Coffee production and distribution creates great inequities and environmental harm the world over, yet it is also consumed on a daily basis by a great deal of the adult world. This is the story of Cafe Femenino, a women’s coffee co-operative in Peru, which is striving to make positive change in the communities of its member farmers and in the lives of women at large.
I sometimes stop and wonder, what will be the next big thing in the food movement? We’ve seen fads and trends swoop in, and certain things linger while other things fade away. There’s been intense nutritionism, focusing our desires on key chemical and nutritional components of our food (have you eaten enough vitamin B6 today? get enough iron on that vegan diet?), the no-carb, the low-carb, the low-fat, the high-protein, and every other weight loss restriction you can imagine. We’ve gone through the Canada Food Guide recommendations in school, the glycemic index standards for blood sugar consistency, the superfoods crazes (chia, hemp, and wild blueberries, oh my!), the natural and whole foods phenomena, and today, ethical standards (fair trade, local, and organic) tend to dominate the attention of foodies in the know. But, as I look around me, and read the food news, and talk to others who eat, I can’t help but think perhaps the next wave is going to be healthy and whole, but quite frankly, unconventionally beautiful. Continue reading
Isn’t it amazing how living things just keep on living? Continue reading
The National Geographic published a stunning photo series as part of a feature article called “Food Ark” in July 2011, intended to demonstrate the dwindling diversity of foods and plants not only in our culinary repertoire, but also in our ecosystems and habitats. The following is a thought-provoking infographic, and many varieties of potatoes you’ve likely never seen! Continue reading
Day 2 of the Canadian Association for Food Studies conference began with, quite appropriately, field trips for willing participants.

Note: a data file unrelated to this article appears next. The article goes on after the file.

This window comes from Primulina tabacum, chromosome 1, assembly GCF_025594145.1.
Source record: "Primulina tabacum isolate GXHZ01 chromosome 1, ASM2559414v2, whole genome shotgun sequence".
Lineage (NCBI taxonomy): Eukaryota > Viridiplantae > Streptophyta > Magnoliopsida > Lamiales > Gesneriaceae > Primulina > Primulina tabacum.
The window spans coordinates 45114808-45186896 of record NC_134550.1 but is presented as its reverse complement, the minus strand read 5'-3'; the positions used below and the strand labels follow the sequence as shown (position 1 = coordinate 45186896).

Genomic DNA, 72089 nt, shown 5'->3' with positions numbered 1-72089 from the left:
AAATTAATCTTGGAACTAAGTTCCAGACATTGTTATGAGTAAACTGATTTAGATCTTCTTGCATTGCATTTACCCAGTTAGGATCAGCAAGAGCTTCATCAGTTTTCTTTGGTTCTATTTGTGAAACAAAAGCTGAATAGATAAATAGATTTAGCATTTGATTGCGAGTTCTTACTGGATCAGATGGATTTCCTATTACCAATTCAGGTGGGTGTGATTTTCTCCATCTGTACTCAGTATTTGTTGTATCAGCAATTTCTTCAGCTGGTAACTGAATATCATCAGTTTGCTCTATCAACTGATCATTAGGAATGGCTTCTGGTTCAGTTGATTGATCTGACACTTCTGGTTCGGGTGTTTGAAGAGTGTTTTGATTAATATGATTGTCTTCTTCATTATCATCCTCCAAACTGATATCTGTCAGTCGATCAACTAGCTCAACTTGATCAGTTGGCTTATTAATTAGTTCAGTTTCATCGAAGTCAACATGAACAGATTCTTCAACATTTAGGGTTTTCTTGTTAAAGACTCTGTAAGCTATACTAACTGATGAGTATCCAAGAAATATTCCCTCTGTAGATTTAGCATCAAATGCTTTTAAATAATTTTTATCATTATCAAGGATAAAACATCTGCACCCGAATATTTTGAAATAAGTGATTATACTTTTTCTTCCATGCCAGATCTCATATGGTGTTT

One third of the group embarked on a tour to Barrie’s Asparagus Farm, a growing and processing operation run by fourth-generation farmer, Tim Barrie, who also mills and dehydrates his asparagus into flour for items like asparagus chips, soups, and pasta.
Another third found their way over to the Urban Homestead at Little City Farm, a 1/3-acre property attempting to run itself self-sufficiently and sustainably, with innovations such as greywater recycling, permaculture, organic gardens, herbal healing, strawbale housing, a hand-built wood-fired oven, and a passive solar greenhouse.
This weekend I have the great pleasure of spending time at the Canadian Association for Food Studies conference, “A Fork in the Road: Crossroads for Food Studies,” where some of Canada’s most respected scholars in food studies gather in collaboration with new and emerging scholars to share ideas, encourage research, and celebrate the work being done in this fascinating, interdisciplinary, and rather new field.
Today’s post is a postcard kind of image, a little feast for the eyes as spring begins to blossom all around us in Southern Ontario. This salad is partially harvested and partially foraged (queen anne’s lace/wild carrot and purple clover, both salty from growing very near the Atlantic Ocean), and I hope will bring you a bit of light and happiness wherever you may be reading.